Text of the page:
Introduction to Dgraph for SQL Users

Fine-Tune Results

The previous examples comparing how to combine data through SQL joins and GraphQL traversals only covered a single SQL join type, the left join. There are four main join types in SQL: inner, left, right, and full.

A visual representation of various types of joins

A visual representation of various types of joins

GraphQL allows you to express all of these join types using queries, as shown below:

Inner Join SQL syntax:

SELECT
  posts.id,
  posts.title,
  people.id,
  people.username
FROM
  posts
  JOIN people
    ON posts.author = people.id

Similar GraphQL syntax:

query POSTS_HAS_AUTHORS {
  queryPost(filter: { has: author }) {
    id
    title
    author {
      username
    }
  }
}

Left Join SQL Synax:

SELECT
  posts.id,
  posts.title,
  people.id,
  people.username
FROM
  posts
  LEFT JOIN people
    ON posts.author = people.id

Similar GraphQL syntax:

query POSTS_WITH_AUTHORS {
  queryPost {
    id
    title
    author {
      username
    }
  }
}

Right Join SQL syntax:

SELECT
  posts.id,
  posts.title,
  people.id,
  people.username
FROM
  posts
  RIGHT JOIN people
    ON posts.author = people.id

Similar GraphQL syntax:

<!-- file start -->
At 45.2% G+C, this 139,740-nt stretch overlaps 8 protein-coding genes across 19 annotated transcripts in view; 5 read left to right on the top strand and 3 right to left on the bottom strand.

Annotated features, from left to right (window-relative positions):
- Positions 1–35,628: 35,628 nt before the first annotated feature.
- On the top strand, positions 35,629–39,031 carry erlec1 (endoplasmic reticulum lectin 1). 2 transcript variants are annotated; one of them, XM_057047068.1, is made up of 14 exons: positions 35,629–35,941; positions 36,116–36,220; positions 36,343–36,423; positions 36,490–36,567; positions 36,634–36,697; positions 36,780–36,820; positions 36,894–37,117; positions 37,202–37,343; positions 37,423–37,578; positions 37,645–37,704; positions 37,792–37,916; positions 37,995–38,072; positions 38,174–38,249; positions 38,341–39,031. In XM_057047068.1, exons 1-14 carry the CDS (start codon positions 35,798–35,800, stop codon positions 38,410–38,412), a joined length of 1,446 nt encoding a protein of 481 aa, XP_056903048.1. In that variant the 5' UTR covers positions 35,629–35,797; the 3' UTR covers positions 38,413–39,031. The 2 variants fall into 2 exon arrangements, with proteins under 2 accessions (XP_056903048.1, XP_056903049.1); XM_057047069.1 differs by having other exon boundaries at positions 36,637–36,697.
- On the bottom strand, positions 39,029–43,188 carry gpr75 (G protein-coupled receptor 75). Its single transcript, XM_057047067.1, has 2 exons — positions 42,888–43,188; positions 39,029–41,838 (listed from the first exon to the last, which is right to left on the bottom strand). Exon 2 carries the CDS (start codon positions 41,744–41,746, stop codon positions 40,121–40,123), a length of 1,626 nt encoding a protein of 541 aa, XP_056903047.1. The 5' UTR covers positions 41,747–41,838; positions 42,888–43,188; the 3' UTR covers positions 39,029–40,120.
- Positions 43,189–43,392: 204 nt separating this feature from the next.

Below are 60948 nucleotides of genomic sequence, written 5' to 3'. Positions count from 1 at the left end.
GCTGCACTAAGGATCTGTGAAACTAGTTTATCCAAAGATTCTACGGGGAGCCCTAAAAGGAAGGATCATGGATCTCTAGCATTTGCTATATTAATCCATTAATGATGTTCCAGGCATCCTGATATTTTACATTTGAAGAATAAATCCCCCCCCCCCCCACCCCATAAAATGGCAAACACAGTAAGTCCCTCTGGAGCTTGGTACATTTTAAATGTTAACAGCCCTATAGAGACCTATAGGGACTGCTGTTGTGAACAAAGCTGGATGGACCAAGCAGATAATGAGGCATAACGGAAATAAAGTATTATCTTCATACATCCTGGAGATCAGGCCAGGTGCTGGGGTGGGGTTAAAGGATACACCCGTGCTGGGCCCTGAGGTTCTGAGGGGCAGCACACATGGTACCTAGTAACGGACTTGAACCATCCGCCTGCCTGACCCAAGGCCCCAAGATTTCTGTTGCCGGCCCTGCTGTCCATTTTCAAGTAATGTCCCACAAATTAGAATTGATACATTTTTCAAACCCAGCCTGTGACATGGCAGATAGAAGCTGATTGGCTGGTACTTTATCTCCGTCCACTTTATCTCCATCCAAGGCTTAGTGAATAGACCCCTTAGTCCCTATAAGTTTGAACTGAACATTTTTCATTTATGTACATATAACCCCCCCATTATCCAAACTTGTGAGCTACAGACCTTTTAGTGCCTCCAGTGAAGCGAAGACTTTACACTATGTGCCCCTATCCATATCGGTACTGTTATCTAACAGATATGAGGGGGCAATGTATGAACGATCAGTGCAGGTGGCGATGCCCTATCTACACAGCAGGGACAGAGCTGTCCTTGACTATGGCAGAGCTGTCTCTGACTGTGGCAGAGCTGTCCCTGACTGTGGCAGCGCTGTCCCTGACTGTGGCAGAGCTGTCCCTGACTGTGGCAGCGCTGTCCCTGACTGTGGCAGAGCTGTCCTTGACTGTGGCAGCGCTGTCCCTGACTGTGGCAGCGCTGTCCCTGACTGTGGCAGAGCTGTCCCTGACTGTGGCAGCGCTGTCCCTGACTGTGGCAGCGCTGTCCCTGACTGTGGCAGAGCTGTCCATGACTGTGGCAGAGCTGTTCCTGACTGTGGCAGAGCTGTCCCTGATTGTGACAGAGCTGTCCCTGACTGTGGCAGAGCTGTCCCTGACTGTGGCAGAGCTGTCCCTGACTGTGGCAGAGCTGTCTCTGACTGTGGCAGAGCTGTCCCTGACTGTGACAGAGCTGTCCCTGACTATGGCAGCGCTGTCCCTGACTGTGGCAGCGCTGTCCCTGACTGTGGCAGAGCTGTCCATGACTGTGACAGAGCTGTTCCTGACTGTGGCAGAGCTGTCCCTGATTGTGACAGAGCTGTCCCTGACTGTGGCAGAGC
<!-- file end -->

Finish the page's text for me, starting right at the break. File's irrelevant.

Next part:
query AUTHORS_WITH_POSTS {
  queryPerson {
    username
    authoredPosts {
      id
      title
    }
  }
}

Full Outer Join SQL syntax:

SELECT
  posts.id,
  posts.title,
  people.id,
  people.username
FROM
  posts
  FULL OUTER JOIN people
    ON posts.author = people.id

Similar GraphQL syntax:

query POSTS_WITH_AUTHORS {
  queryPost {
    id
    title
    author {
      username
    }
  }
  queryPerson {
    username
    authoredPosts {
      id
      title
    }
  }
}

The full outer join GraphQL equivalence returns two root queries. You can think of this as being somewhat similar to SQL UNION syntax. However, with SQL unions, the two queries being “unioned” together are flattened into a single table output. For this reason, SQL unions require a matching set of field selections. With GraphQL, multiple root queries can have unique field selections and the results are returned as an object with the desired properties, rather than a single table.

SQL uses the term self join when a table is being joined to itself. One or both of the tables must be aliased to avoid table name conflicts with SQL. In GraphQL, this is achieved with the same syntax as traversing an edge.

SQL syntax:

SELECT
  posts.id,
  posts.title,
  comments.id,
  comments.text,
  replies.id,
  replies.text,
  replies2.id,
  replies2.text,
  replies3.id,
  replies3.text
FROM
  posts
  LEFT JOIN comments
    ON comments.on_post=posts.id
  LEFT JOIN comments replies
    ON replies.reply_to=comments.id
  LEFT JOIN comments replies2
    ON replies2.reply_to=replies.id
  LEFT JOIN comments replies3
    ON replies3.reply_to=replies2.id

Similar GraphQL syntax:

query POSTS_W_COMNT_TREE {
  queryPost {
    id title comments {
      id text hasReplies {
        id text hasReplies {
          id text hasReplies {
            id text
          }
        }
      }
    }
  }
}